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May 18, 2011
David Wright, NYN (Low Back stress fracture)
Often one particular repeated action is a contributing factor–in the lumbar spine, it is usually hyperextension or bending backwards–but as the condition worsens other actions also become symptomatic. One factor that always plays a role, however, is the muscular and connective tissues' inability to absorb the forces from these actions that break down tissue.
Stress fractures in the lumbar spine often involve an area of the vertebra called the pars interarticularis–pars, for short–but can afflict any area of the vertebra. The pars is located in the area near where vertebrae articulate with each other at the facet joints. Despite the protection afforded by discs between each vertebra, that repeated extension strains this particular area and causes a stress fracture commonly seen in sports that require frequent hyperextension, such as gymnastics, competitive cheerleading, and tennis, as well as baseball and football, which place that demand on linemen and pitchers, respectively. Whether Wright has been indulging in competitive cheerleading on the bench is a question that only his teammates, his coaches, and Mets season-ticket holders seated down the third-base line can answer.
If the stress fracture is not treated properly, it can continue to degenerate and progress into a true fracture, although this is normally not as painful as a similar fracture occurring in healthy tissue. If it continues to progress and involves both the right and left side of the vertebra, it can lead to instability of the spine and even greater dangers.
These pars defect fractures often go undiagnosed until pain has been present for months or years, or until a subsequent injury arises later in life. Some athletes report back pain when younger but go untreated until one particular twist or dive set off more intense pain in their 20s and further imaging reveals the pars defects. Pars defects don't always heal like fractures in many other bones, but in many cases they do become less symptomatic.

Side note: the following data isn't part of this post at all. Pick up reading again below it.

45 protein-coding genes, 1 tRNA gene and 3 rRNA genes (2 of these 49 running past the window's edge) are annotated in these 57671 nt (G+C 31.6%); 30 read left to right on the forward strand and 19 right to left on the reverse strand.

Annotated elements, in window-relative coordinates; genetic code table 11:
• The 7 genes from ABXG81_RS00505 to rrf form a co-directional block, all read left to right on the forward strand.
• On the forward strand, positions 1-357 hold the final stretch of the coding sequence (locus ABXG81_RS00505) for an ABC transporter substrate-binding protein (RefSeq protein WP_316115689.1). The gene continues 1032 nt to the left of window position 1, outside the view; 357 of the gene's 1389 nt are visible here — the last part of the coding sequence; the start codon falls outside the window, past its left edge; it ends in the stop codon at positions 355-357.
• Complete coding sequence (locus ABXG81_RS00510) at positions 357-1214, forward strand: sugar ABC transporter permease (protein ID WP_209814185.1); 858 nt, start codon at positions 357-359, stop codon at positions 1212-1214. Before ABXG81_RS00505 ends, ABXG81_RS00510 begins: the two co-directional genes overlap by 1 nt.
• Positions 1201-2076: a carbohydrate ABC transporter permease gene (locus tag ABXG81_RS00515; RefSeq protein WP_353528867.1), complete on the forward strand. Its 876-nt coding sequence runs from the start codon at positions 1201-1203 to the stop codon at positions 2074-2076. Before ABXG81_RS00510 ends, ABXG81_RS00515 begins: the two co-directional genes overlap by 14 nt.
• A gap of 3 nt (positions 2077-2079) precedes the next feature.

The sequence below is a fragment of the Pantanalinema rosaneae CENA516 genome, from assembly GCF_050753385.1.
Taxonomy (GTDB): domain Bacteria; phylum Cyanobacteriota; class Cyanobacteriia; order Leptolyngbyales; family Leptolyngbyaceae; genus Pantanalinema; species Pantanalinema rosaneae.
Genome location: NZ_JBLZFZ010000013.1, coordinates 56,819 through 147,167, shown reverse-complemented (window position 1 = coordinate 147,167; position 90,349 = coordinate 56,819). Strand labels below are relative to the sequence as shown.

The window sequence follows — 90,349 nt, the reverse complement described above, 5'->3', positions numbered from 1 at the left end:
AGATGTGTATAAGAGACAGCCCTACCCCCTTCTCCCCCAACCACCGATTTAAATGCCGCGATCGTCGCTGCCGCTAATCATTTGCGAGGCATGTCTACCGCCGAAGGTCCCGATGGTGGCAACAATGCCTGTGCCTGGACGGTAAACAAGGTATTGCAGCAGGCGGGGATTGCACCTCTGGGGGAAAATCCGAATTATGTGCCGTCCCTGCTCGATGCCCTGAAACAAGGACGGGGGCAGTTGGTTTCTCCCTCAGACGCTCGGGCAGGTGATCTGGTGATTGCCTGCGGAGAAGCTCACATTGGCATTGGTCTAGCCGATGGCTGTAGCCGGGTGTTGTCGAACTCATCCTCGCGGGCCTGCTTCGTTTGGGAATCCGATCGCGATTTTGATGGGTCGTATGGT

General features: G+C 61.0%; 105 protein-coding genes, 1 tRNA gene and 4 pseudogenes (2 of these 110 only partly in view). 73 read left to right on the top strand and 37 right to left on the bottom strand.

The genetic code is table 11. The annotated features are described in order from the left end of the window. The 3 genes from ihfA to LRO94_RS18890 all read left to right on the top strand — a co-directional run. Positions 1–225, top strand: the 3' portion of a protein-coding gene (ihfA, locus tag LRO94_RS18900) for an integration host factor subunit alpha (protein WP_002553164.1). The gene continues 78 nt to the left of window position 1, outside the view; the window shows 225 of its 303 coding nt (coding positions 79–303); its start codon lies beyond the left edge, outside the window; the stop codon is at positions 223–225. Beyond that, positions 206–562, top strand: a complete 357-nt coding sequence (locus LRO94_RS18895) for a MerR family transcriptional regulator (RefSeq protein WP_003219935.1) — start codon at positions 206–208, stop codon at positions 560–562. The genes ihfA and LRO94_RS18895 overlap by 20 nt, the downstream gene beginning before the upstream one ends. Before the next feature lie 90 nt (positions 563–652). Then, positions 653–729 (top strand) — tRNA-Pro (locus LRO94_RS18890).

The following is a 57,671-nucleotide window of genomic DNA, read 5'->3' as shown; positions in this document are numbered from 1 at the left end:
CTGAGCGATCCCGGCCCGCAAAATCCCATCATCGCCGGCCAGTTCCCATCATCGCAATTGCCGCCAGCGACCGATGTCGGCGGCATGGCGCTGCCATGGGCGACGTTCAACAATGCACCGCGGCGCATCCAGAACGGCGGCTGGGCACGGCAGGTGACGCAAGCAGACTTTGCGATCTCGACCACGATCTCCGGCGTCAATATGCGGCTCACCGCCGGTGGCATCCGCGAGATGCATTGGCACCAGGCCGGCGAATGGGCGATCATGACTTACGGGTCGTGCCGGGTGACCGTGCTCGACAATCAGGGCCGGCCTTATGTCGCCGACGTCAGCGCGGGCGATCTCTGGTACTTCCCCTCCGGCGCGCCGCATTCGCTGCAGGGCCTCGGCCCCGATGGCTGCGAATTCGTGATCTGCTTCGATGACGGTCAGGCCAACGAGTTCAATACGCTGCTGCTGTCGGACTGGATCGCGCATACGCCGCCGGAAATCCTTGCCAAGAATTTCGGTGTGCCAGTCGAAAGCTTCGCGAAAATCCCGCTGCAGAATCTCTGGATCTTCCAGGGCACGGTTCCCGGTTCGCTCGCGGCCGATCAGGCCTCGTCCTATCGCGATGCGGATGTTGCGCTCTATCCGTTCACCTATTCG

Consequently, treatment is often based on a combination of symptoms and diagnostic imaging. If the location of the stress fracture in Wright's back is at the pars, this would be a likely scenario. It is important to note that the pars aren't the only possible location of a stress fracture, as other parts of the vertebra can be involved. There could also be a partial congenital fusion of the last lumbar vertebra to the sacrum.
Regardless of the classification or the exact location of the stress fracture, players with pars issues have not had much success in returning quickly, according to our database (albeit in a small sample size). We have records of only five players diagnosed with low back stress fractures, none of them third basemen. Francisco Cordero lost almost all of 2001 to his stress fracture, while Bobby Crosby missed over 50 games with his as a shortstop in 2006. Two minor leaguers in our database missed over 75 games as a result of stress fractures. Justin Morneau missed “only” 29 days, but his stress fracture ended his season, so he likely would have missed at least another week or two had he suffered it earlier in the season.
The Mets must allow sufficient time for Wright's symptoms to decrease to the point that his play won't be affected, so he will likely be out for a minimum of four weeks, and probably closer to six, if not more.
Daisuke Matsuzaka, BOS (Right elbow sprain/strain)